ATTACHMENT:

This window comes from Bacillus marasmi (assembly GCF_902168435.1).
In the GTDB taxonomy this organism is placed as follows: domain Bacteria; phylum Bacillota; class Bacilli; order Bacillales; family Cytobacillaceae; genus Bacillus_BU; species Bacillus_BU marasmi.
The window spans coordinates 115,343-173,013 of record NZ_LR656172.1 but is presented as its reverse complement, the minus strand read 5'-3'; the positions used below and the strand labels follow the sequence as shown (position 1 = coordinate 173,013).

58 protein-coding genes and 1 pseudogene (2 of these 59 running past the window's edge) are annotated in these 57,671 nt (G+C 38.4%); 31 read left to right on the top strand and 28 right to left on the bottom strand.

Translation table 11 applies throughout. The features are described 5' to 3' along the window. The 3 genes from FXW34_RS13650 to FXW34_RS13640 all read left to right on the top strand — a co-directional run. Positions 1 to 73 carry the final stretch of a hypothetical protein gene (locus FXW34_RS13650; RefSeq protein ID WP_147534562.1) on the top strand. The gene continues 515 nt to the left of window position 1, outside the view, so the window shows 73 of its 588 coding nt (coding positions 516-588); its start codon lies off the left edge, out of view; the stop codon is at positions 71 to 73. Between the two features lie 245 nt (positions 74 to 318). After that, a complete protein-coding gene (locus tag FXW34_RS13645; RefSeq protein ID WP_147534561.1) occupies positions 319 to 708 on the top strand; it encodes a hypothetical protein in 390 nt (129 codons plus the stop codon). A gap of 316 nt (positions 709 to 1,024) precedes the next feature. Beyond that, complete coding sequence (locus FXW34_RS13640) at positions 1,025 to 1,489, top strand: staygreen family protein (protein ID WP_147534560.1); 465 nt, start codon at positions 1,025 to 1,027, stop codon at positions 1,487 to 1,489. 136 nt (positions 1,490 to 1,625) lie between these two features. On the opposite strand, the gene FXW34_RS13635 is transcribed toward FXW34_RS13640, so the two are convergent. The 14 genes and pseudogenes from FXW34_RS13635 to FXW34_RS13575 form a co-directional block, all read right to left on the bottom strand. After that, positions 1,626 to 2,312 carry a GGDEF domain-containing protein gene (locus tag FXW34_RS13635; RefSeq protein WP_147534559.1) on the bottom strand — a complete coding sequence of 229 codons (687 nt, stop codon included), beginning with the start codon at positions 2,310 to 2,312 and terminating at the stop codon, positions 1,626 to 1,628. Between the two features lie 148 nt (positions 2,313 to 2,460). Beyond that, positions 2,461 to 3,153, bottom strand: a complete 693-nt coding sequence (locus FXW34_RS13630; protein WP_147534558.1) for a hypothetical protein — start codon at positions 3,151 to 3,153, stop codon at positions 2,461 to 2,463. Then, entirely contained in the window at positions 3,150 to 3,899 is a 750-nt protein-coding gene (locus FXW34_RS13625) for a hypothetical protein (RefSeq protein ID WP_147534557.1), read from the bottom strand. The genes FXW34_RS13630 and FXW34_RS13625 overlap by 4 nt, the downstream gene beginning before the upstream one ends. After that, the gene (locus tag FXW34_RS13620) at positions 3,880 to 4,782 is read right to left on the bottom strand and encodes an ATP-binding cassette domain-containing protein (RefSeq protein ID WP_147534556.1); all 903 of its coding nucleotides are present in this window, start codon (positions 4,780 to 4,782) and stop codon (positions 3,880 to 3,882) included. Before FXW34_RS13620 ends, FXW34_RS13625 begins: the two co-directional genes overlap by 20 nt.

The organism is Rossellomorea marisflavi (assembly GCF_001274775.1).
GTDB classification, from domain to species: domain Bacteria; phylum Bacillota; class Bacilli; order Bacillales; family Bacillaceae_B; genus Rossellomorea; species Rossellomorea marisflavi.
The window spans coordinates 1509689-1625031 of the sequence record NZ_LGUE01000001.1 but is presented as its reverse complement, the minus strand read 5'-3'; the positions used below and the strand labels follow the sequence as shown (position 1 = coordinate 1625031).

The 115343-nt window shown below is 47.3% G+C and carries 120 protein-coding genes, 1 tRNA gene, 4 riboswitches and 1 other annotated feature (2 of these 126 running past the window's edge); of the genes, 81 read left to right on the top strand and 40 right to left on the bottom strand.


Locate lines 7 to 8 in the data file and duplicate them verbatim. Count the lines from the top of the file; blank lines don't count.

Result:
GTDB classification, from domain to species: domain Bacteria; phylum Bacillota; class Bacilli; order Bacillales; family Bacillaceae_B; genus Rossellomorea; species Rossellomorea marisflavi.
The window spans coordinates 1509689-1625031 of the sequence record NZ_LGUE01000001.1 but is presented as its reverse complement, the minus strand read 5'-3'; the positions used below and the strand labels follow the sequence as shown (position 1 = coordinate 1625031).